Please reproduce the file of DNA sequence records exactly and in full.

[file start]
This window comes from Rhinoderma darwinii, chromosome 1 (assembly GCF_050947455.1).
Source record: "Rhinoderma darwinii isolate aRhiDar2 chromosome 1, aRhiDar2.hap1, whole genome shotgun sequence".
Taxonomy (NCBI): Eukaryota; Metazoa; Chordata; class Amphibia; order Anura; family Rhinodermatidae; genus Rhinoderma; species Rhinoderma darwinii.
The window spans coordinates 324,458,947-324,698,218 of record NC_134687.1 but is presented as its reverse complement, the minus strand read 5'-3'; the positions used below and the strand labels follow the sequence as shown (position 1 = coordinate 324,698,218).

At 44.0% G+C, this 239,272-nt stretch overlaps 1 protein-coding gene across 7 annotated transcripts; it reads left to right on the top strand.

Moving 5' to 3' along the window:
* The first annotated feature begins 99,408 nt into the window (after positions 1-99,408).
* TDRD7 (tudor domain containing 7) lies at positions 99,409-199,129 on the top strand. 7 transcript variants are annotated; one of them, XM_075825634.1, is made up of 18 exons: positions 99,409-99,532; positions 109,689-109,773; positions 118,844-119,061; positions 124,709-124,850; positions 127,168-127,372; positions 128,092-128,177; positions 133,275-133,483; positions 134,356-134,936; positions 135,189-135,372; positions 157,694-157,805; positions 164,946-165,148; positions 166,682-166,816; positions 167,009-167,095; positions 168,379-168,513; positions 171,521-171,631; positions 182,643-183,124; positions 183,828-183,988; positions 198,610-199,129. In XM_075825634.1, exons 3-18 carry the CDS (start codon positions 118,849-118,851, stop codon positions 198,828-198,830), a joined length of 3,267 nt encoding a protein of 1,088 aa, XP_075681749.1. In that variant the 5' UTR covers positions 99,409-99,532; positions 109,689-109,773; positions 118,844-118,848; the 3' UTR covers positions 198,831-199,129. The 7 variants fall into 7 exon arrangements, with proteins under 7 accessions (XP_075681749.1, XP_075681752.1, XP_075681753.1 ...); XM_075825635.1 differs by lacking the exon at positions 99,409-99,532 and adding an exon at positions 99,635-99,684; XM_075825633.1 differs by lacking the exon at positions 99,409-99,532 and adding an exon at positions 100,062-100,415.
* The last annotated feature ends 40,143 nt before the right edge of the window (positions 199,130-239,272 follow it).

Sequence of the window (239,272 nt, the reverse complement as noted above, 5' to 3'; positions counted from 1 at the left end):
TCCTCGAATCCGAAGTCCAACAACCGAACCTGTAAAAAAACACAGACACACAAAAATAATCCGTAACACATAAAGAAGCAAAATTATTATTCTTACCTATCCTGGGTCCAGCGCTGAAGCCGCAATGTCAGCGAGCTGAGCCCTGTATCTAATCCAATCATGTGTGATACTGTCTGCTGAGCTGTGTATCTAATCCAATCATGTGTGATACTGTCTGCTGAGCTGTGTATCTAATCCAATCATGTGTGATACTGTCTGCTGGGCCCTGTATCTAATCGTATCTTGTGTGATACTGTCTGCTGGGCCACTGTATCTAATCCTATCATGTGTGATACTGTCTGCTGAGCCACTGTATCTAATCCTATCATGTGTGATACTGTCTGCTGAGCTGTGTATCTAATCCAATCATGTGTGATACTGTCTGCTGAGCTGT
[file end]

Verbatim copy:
This window comes from Rhinoderma darwinii, chromosome 1 (assembly GCF_050947455.1).
Source record: "Rhinoderma darwinii isolate aRhiDar2 chromosome 1, aRhiDar2.hap1, whole genome shotgun sequence".
Taxonomy (NCBI): Eukaryota; Metazoa; Chordata; class Amphibia; order Anura; family Rhinodermatidae; genus Rhinoderma; species Rhinoderma darwinii.
The window spans coordinates 324,458,947-324,698,218 of record NC_134687.1 but is presented as its reverse complement, the minus strand read 5'-3'; the positions used below and the strand labels follow the sequence as shown (position 1 = coordinate 324,698,218).

At 44.0% G+C, this 239,272-nt stretch overlaps 1 protein-coding gene across 7 annotated transcripts; it reads left to right on the top strand.

Moving 5' to 3' along the window:
* The first annotated feature begins 99,408 nt into the window (after positions 1-99,408).
* TDRD7 (tudor domain containing 7) lies at positions 99,409-199,129 on the top strand. 7 transcript variants are annotated; one of them, XM_075825634.1, is made up of 18 exons: positions 99,409-99,532; positions 109,689-109,773; positions 118,844-119,061; positions 124,709-124,850; positions 127,168-127,372; positions 128,092-128,177; positions 133,275-133,483; positions 134,356-134,936; positions 135,189-135,372; positions 157,694-157,805; positions 164,946-165,148; positions 166,682-166,816; positions 167,009-167,095; positions 168,379-168,513; positions 171,521-171,631; positions 182,643-183,124; positions 183,828-183,988; positions 198,610-199,129. In XM_075825634.1, exons 3-18 carry the CDS (start codon positions 118,849-118,851, stop codon positions 198,828-198,830), a joined length of 3,267 nt encoding a protein of 1,088 aa, XP_075681749.1. In that variant the 5' UTR covers positions 99,409-99,532; positions 109,689-109,773; positions 118,844-118,848; the 3' UTR covers positions 198,831-199,129. The 7 variants fall into 7 exon arrangements, with proteins under 7 accessions (XP_075681749.1, XP_075681752.1, XP_075681753.1 ...); XM_075825635.1 differs by lacking the exon at positions 99,409-99,532 and adding an exon at positions 99,635-99,684; XM_075825633.1 differs by lacking the exon at positions 99,409-99,532 and adding an exon at positions 100,062-100,415.
* The last annotated feature ends 40,143 nt before the right edge of the window (positions 199,130-239,272 follow it).

Sequence of the window (239,272 nt, the reverse complement as noted above, 5' to 3'; positions counted from 1 at the left end):
TCCTCGAATCCGAAGTCCAACAACCGAACCTGTAAAAAAACACAGACACACAAAAATAATCCGTAACACATAAAGAAGCAAAATTATTATTCTTACCTATCCTGGGTCCAGCGCTGAAGCCGCAATGTCAGCGAGCTGAGCCCTGTATCTAATCCAATCATGTGTGATACTGTCTGCTGAGCTGTGTATCTAATCCAATCATGTGTGATACTGTCTGCTGAGCTGTGTATCTAATCCAATCATGTGTGATACTGTCTGCTGGGCCCTGTATCTAATCGTATCTTGTGTGATACTGTCTGCTGGGCCACTGTATCTAATCCTATCATGTGTGATACTGTCTGCTGAGCCACTGTATCTAATCCTATCATGTGTGATACTGTCTGCTGAGCTGTGTATCTAATCCAATCATGTGTGATACTGTCTGCTGAGCTGT